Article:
The 47 year old Henry Philemon ascribes the inspiration behind his debut album, Man of Definition, to the death of his father, Peter. In addition to mourning the loss of Peter, his family had to endure a lot of hardships and this encouraged his family to stick together through thick and thin. His track, Bambelela, is an ode to sticking together as a family and as a result, becoming stronger as an individual.
This year, the jazz artists from Toekomsrus won the award for Best Urban Jazz Album at the 16th Metro FM Music Awards and he is nominated for a South African Music Award in the category of Best Jazz Album. Both award ceremonies celebrates excellence in the South African music industry by honouring musicians who did exceedingly well in their field.
Henry comes from a musically gifted family. His mother, Betty, was a backing vocalist for Margaret Singana his father was an accordion player. His family’s love of music began to rub off on Henry when at the age of 5, he began to develop an advanced understanding of music.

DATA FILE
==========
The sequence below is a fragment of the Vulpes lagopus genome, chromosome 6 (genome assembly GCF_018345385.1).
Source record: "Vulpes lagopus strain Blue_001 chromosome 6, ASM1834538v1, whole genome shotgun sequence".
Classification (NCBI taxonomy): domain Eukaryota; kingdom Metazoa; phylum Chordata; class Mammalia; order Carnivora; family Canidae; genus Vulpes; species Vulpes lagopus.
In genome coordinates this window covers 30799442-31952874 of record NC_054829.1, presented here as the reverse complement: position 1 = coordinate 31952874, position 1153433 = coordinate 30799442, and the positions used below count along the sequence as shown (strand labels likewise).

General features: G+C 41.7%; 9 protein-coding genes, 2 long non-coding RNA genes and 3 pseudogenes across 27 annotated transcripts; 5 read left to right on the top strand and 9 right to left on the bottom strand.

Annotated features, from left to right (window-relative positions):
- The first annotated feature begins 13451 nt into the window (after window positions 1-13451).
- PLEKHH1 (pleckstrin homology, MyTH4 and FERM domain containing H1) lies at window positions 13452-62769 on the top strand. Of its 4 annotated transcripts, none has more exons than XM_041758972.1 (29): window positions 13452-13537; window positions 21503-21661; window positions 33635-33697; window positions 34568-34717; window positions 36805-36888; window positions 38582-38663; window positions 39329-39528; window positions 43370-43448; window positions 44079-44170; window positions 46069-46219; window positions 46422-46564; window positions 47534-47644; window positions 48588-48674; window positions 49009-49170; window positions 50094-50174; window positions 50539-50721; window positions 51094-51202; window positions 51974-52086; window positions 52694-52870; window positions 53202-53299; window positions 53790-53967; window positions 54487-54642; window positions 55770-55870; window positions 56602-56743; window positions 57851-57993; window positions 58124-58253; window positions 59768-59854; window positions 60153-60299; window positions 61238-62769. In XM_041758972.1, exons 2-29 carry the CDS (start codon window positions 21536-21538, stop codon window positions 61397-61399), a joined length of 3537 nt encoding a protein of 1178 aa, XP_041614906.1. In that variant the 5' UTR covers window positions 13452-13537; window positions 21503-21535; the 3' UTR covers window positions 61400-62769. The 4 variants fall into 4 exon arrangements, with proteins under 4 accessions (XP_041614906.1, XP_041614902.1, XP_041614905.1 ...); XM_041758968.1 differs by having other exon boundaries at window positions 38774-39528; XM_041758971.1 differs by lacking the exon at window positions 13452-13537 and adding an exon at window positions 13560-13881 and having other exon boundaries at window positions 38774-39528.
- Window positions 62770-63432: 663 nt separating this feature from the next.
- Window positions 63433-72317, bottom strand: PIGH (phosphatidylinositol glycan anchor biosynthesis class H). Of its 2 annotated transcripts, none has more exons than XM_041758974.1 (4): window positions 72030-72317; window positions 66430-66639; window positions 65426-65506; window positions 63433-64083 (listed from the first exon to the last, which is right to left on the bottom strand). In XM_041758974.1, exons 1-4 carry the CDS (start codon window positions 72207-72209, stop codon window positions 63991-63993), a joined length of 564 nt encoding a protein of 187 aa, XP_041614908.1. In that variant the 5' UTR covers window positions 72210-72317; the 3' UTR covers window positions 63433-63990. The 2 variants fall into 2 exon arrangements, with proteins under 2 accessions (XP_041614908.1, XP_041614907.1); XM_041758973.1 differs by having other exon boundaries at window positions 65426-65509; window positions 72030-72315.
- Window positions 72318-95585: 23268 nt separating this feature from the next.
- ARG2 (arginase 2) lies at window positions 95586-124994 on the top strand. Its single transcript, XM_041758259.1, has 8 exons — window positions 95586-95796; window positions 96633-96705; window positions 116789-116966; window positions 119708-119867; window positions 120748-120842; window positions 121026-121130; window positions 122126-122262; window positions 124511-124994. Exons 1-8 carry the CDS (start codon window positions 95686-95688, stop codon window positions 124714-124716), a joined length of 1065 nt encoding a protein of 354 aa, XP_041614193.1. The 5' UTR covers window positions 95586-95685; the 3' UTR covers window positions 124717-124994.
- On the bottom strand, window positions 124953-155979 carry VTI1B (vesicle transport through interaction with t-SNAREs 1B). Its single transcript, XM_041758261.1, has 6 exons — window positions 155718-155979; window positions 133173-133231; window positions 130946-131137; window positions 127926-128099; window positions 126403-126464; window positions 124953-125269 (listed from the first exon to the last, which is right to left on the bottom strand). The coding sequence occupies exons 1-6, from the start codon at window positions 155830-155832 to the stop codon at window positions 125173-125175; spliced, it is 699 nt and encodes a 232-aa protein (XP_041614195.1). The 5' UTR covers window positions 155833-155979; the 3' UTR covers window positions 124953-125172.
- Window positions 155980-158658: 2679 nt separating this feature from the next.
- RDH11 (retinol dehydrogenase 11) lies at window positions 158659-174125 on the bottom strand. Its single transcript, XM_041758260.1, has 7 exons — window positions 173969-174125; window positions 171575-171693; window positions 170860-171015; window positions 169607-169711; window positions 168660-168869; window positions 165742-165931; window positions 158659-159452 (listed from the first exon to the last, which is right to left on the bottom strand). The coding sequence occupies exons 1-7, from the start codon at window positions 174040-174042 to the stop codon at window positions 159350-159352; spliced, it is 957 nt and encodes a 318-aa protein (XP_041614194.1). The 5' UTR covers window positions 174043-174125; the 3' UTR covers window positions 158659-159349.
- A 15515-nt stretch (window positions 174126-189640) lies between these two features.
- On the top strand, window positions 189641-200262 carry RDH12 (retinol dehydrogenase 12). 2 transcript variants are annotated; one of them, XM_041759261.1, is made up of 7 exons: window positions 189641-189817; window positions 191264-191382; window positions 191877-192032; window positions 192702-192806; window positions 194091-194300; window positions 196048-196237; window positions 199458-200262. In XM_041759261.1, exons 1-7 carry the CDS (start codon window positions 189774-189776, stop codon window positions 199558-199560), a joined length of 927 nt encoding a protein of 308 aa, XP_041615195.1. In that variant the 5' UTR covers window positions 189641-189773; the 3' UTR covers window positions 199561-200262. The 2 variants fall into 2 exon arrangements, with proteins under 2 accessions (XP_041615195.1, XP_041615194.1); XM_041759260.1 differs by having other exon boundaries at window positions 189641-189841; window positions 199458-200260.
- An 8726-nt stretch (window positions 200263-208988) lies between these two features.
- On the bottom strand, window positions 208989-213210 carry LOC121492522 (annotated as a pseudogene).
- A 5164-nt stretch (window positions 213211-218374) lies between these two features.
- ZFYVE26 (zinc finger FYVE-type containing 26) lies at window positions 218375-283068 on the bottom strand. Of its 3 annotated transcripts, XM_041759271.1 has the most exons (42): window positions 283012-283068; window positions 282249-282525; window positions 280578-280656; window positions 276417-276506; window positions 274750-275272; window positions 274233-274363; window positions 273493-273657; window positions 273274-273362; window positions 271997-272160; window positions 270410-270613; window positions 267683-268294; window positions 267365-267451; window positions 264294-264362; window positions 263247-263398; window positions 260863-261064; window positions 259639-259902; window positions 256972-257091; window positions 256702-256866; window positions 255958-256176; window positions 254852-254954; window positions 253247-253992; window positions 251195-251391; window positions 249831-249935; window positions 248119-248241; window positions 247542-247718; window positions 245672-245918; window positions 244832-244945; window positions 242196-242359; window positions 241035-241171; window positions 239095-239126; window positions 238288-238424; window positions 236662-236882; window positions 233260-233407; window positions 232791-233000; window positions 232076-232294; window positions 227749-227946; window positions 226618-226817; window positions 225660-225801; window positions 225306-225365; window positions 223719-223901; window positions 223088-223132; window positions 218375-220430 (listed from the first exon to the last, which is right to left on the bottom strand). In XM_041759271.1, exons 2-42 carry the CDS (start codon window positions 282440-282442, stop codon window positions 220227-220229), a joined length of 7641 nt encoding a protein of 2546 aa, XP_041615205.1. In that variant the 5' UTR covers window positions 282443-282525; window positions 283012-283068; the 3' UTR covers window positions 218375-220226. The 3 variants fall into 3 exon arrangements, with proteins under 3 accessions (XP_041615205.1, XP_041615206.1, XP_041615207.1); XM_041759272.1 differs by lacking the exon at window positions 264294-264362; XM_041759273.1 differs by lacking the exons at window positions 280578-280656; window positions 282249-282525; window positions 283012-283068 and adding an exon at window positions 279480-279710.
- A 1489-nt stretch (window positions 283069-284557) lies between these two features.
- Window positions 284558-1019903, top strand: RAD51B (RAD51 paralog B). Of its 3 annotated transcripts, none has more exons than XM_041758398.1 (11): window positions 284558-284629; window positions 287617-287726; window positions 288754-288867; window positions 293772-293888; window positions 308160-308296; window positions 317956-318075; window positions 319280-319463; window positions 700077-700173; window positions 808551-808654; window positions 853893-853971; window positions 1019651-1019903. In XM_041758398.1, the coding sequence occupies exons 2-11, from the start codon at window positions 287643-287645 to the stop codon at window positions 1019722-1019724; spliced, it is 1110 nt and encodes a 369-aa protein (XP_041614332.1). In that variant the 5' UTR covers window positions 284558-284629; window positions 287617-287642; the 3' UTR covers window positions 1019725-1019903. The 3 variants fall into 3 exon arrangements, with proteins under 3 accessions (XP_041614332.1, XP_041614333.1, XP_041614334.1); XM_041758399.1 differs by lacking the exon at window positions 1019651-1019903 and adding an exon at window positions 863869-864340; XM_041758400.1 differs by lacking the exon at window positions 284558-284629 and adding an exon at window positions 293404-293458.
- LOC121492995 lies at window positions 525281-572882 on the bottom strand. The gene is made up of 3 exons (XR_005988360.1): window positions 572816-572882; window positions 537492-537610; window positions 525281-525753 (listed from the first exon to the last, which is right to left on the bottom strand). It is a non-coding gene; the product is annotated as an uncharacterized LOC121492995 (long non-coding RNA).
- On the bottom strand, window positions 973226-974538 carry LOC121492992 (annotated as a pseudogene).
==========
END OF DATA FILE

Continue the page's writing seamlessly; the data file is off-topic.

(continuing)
He is a keyboard playe, guitar player and songwriter, having worked with some of industries most respected artists. Some of the artists he has worked with include Condry Ziqubu, Yvonne Chaka Chaka, the late Nana Coyote and Senyaka.
He defines his contemporary jazz album as a “very fused album, with African elements and also alternative sounds from abroad”. It is also inspired by the sounds of Stevie Wonder and Russell Ferrante of the Yellow Jackets. Henry worked on the album with Ramon Sampson, winner of the 2008 US drumming competition, on drums and Alvin Hendricks, who is the legendary player on SA Idols, on bass guitar. Shaggy Scheepers from Freshly Ground was also on the team.
Source: News24 (Edited from an article written by Noko Mashilo), other